here is no doubt that life has continued in Myanmar even after the military’s February 2021 power grab. In Yangon, Myanmar’s former capital, the golden stupa of the Shwedagon Pagoda still shines bright, rain or shine, day or night. In its shadow, the city’s residents go about their daily routine.
The military junta itself says that life in Myanmar is now back to normal and that it has everything under control. It even made a point of suspending the curfew in Yangon last New Year’s eve, just so everyone can enjoy the extravaganza it had prepared that night.
Yet there is palpable unease among the people of Yangon, and several can be seen casting wary glances here and there as they walk in the streets or talk to friends. A 23-year-old resident explains, “Unlike the situation before the military coup, we feel anxious when we see the police, though we have not done anything wrong. Moreover, there have been (a rash) of violent robberies, making us even more afraid for our lives.”
“We have no one to depend on for our protection,” the Yangon resident who works for a non-profit organization says. “When we go outside, we feel we are being monitored, and we cannot even freely talk about any topics, especially politics.”
Many say that they are unsure about going out especially at night, in part because authorities in Yangon have kept them in the dark about when the curfew hours are. They are said to change from time to time, but no one is sure. A taxi driver says, “As the military changes the night curfew orders and there have been rumors about the curfew all the time, I always try to go back home around nine p.m.”
“The security forces in Yangon are always drunk,” he also says. “They shoot if they want, and there is no rule of law.”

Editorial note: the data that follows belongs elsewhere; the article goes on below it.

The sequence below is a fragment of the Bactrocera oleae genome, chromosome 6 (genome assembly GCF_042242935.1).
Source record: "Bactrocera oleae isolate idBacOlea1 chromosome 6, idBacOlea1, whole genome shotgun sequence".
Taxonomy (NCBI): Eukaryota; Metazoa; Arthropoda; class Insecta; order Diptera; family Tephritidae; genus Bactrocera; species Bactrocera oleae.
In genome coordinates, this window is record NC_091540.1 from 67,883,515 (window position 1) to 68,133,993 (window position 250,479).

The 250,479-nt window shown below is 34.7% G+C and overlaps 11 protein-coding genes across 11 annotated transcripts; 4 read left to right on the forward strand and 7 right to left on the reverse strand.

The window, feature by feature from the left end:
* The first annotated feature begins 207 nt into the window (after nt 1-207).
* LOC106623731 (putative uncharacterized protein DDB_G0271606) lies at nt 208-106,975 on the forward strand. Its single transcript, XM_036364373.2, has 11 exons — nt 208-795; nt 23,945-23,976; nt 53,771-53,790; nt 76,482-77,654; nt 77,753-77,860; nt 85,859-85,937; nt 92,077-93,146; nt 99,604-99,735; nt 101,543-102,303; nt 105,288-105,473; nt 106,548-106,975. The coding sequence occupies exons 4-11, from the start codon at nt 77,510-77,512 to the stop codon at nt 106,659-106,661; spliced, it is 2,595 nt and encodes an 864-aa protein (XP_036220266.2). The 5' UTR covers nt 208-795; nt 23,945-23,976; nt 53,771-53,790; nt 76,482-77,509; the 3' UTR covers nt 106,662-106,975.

In a briefing paper released last September 2022, the Special Advisory Council for Myanmar, an independent group of experts, classified Yangon as under “stable control.” But this by no means refers to the security of civilians, because the city is no longer safe for both visitors and locals. According to the Council, “stable control” did not even mean that the junta holds “effective sway over the population, but simply that their security forces and core infrastructure do not need to be actively defended.” This is even as the citizens seem to have largely been left to fend for themselves in the midst of worsening crime in the city of 5.5 million.
In truth, the military has managed to put Yangon under “stable control” by implementing a myriad of restrictions on residents that it backs up with sheer brutality. At least five townships in Yangon are even under direct military rule, which means martial-law orders apply there. Military tribunals have been established to judge cases of political opposition groups. So far, these military tribunals have sentenced more than 130 people to death.
Additionally, the junta has increased checks on household registration and overnight guest list inspection in Yangon, an activity aimed at tracking down its political opponents and members of the Civil Disobedience Movement.
Shortly after it took over power in 2021, the military reinstated a law requiring all households to register their overnight guests with their village or ward administrators directly supervised by the military regime. According to Yangon residents, however, it is neither easy nor convenient to go to the ward administration office for guest registration because of the presence of military forces. One young resident of Kamayut Township in north-central Yangon also recounts how a ward administrator asked him so many questions and then blatantly demanded money in exchange for getting a guest registered.
But the consequences of being found to have unregistered households or guests unregistered can be dire. A 26-year-old Yangon resident who shares a flat with five other young people of similar age says that they were all arrested for failing to update their household registration.
“They intentionally targeted our house as all the residents here are young,” says the Yangon local. “These inspectors include people with military uniforms, police uniforms, and registration office uniforms, and ward administrators. The soldiers were quite rude and tried to beat us without any reason. We were detained for one night and made to pay fines.”